This study describes a novel method for the simultaneous characterization of the angular MOSFET dependency in three orthogonal directions both free-in-air and in PMMA using 5° increments. The largest variations in sensitivity were observed free-in-air for normal-to-axial and tangent-to-axial rotations, especially for the beam directed towards the MOSFET distal tip and lead wire base. Figures –6 seemed to indicate a periodic oscillation behaviour in each 5° step. However, performing a fast fourier transformation to the data did not reveal any significant amplitude corresponding to the 5° frequency. The visual effect is most probably due to the measurement noise, since our measurements were done with 5°-increments.
In PMMA, the sensitivity variations at different angles were considerably smaller due to the smoothing effect of the scattered radiation, as the scattered radiation approaches the dosimeter mainly from directions other than that of the primary beam. Also, in PMMA, the smallest variations were registered in the axial rotation. It is worth noticing that PMMA is not exactly soft-tissue or water equivalent material, especially in the lower photon energy range. However, it still provides a good reference material for studies in radiological beam qualities, as in this case. The mean sensitivity and relative ± relative standard deviation in PMMA is illustrated in Fig. .
The mean sensitivity and ±relative standard deviation in PMMA. (±SD shown as shaded line.)
The angular dependencies observed in this study were subsequently compared with the results of other researchers who had applied similar X-ray tube potentials. Since the other researchers had used 22.5° or 30° angular increments, the values for plotting were obtained by linear interpolations. The original values of the other researchers are shown with markers in Figs –.
Roschau et al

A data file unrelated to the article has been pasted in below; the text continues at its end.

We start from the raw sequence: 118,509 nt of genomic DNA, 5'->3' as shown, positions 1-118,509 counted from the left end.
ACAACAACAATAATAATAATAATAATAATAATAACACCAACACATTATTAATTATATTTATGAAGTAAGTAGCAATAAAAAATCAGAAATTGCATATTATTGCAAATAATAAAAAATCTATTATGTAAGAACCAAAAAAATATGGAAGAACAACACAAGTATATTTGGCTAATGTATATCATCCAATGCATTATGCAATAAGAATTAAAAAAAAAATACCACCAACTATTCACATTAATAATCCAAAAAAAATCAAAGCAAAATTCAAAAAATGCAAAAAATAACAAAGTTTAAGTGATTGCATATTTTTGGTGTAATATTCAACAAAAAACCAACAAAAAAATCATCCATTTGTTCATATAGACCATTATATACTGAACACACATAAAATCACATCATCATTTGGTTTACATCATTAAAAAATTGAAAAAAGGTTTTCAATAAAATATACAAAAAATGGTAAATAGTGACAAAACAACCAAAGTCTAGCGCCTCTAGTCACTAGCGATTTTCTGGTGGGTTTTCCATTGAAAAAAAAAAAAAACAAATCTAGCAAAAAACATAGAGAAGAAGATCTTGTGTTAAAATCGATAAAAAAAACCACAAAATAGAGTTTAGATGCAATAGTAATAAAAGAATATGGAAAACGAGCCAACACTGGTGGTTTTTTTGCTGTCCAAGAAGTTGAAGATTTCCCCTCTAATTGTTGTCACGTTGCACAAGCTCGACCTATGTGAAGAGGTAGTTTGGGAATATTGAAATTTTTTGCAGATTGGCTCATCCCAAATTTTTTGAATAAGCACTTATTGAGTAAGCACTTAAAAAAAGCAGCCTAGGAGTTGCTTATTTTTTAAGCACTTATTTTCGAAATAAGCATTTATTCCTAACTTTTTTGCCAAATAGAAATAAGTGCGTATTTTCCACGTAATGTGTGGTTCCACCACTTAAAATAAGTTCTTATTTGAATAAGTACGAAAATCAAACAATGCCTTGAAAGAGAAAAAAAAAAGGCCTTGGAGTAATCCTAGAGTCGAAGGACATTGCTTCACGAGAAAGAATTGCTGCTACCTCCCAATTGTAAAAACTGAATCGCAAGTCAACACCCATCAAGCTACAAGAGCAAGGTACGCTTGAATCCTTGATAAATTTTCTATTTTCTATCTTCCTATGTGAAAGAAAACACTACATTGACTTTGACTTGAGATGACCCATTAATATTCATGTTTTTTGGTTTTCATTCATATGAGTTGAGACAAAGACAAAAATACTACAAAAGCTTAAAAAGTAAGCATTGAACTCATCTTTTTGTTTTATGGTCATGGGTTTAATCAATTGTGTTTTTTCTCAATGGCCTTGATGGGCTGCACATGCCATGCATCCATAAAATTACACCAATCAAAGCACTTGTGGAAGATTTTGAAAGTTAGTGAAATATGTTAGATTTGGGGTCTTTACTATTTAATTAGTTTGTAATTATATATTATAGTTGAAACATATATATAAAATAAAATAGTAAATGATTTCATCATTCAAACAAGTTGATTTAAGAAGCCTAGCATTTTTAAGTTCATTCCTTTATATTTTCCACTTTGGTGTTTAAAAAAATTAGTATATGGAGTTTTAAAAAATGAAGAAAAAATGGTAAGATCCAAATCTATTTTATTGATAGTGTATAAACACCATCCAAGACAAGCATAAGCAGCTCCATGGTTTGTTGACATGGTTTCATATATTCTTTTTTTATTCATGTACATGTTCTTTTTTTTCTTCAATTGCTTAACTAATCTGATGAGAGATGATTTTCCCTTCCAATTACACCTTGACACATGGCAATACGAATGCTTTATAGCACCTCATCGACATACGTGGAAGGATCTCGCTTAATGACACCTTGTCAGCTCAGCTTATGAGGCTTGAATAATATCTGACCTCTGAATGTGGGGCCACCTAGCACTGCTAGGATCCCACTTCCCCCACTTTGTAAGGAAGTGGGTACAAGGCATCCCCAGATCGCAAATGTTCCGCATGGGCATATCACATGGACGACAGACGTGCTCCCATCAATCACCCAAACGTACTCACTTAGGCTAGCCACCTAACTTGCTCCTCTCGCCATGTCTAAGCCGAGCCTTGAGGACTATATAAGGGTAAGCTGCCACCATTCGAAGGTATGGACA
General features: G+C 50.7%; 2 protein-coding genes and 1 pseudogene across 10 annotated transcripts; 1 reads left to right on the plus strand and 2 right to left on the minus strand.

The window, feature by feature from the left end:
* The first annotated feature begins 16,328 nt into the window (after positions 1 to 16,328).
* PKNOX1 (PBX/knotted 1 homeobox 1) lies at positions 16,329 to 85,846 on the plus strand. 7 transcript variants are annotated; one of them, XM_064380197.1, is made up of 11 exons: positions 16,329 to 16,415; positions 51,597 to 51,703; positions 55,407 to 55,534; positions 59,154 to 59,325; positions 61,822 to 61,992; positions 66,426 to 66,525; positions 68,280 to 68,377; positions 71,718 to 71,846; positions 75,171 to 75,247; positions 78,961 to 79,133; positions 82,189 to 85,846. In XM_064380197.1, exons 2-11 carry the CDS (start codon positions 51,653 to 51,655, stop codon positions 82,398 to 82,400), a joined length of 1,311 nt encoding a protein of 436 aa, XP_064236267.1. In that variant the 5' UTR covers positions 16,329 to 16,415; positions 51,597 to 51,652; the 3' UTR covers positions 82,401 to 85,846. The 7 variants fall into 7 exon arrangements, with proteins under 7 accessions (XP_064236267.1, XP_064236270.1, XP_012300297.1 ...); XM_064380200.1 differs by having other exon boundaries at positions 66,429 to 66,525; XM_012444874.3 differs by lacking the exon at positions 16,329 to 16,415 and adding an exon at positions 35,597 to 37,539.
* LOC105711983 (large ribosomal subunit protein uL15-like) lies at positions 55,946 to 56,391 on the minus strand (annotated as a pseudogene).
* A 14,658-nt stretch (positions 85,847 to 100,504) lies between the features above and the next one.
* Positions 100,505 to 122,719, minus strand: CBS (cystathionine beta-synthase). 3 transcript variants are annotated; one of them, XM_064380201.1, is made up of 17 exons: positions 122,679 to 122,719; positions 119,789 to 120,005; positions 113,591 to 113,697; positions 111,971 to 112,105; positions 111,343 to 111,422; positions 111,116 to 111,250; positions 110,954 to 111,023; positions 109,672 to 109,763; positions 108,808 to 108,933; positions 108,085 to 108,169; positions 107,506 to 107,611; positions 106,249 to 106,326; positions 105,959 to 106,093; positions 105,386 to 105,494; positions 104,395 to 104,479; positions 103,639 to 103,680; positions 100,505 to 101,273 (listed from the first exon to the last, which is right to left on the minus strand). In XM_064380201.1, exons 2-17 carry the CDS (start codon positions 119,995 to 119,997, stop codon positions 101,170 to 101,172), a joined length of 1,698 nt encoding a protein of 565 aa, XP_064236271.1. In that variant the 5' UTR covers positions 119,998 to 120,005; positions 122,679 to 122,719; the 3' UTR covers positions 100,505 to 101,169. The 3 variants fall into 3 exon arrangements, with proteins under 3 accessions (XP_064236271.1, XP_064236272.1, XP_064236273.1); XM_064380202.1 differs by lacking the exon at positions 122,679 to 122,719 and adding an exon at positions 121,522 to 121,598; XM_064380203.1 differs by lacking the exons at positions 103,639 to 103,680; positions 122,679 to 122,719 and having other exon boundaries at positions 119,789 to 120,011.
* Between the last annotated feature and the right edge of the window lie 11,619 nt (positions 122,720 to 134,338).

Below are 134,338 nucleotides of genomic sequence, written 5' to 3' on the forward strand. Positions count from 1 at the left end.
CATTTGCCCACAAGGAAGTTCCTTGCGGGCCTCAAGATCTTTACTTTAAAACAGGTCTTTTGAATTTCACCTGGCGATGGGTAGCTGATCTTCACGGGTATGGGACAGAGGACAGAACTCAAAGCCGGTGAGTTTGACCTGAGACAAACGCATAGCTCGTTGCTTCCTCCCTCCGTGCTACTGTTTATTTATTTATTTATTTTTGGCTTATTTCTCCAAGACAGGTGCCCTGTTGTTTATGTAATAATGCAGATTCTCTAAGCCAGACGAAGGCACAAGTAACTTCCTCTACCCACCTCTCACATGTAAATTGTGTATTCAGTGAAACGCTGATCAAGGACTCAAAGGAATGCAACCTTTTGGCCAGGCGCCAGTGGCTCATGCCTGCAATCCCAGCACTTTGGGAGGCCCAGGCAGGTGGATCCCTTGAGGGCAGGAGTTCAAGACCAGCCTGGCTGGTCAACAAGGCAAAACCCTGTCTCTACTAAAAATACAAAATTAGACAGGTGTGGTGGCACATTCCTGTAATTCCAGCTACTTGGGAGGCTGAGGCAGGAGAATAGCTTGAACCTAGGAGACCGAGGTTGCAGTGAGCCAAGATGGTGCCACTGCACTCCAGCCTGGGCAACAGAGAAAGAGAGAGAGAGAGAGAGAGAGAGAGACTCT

] measured the isotropic response of a Thomson-Nielsen TN-502RDI dosimeter in free air, and used a soft-tissue equivalent cylinder 5.2 cm in diameter. A 3-phase generator with 3.0 mm Al HVL was applied to produce 70 kVp X-rays. The study was made for axial and normal-to-axial rotations with the flat side of the dosimeter directed towards the beam for 0º orientation [8
For free-in-air axial rotation Roschau et al
. observed a nearly isotropic response with a standard deviation of 3.0% of the mean value [8
]. This value is substantially lower than the 12.3% value observed in our study.
Similarly, Pomije et al
] studied the axial rotation sensitivity of a (TN-1002RD) dosimeter in soft-tissue equivalent material using 22.5° angle increments and 60 kVp, 90 kVp and 120 kVp tube voltages. A 0° angle was defined as having the epoxy side towards the beam source. The 90 kVp values demonstrated a 9.7% standard deviation (Fig. b). The measured 4.7% standard deviation of our study was in between the findings of Roschau et al
. (2.7% SD) [8
] and Pomije et al
(9.7% SD) [9
The free-in-air normal-to-axial rotation response was investigated by Pomije et al
. (TN-1002RD) [9
], Roschau et al
. (TN-1002RD) [8
] and Dong et al
. (TN-1002RDI) [9
]. The X-ray tube potential and HVL used for making the comparison were for Pomije et al
. 90 kVp, HVL not known, and for Dong et al
. 90 kVp, HVL 3.49 mm Al.
The standard deviations of the mean value were 12.5% (Pomije), 14.7% (Roschau) and 9.8% (Dong). In similar conditions, our study yielded a 12.3% standard deviation of the mean value. The greatest differences in the values were observed at 270°, with 29% and 44% response drops for Pomije and Roschau, respectively. For Dong et al. the greatest drop occurred at 90° (30% response drop). Similarly this study showed the largest response drop at 90° (55%).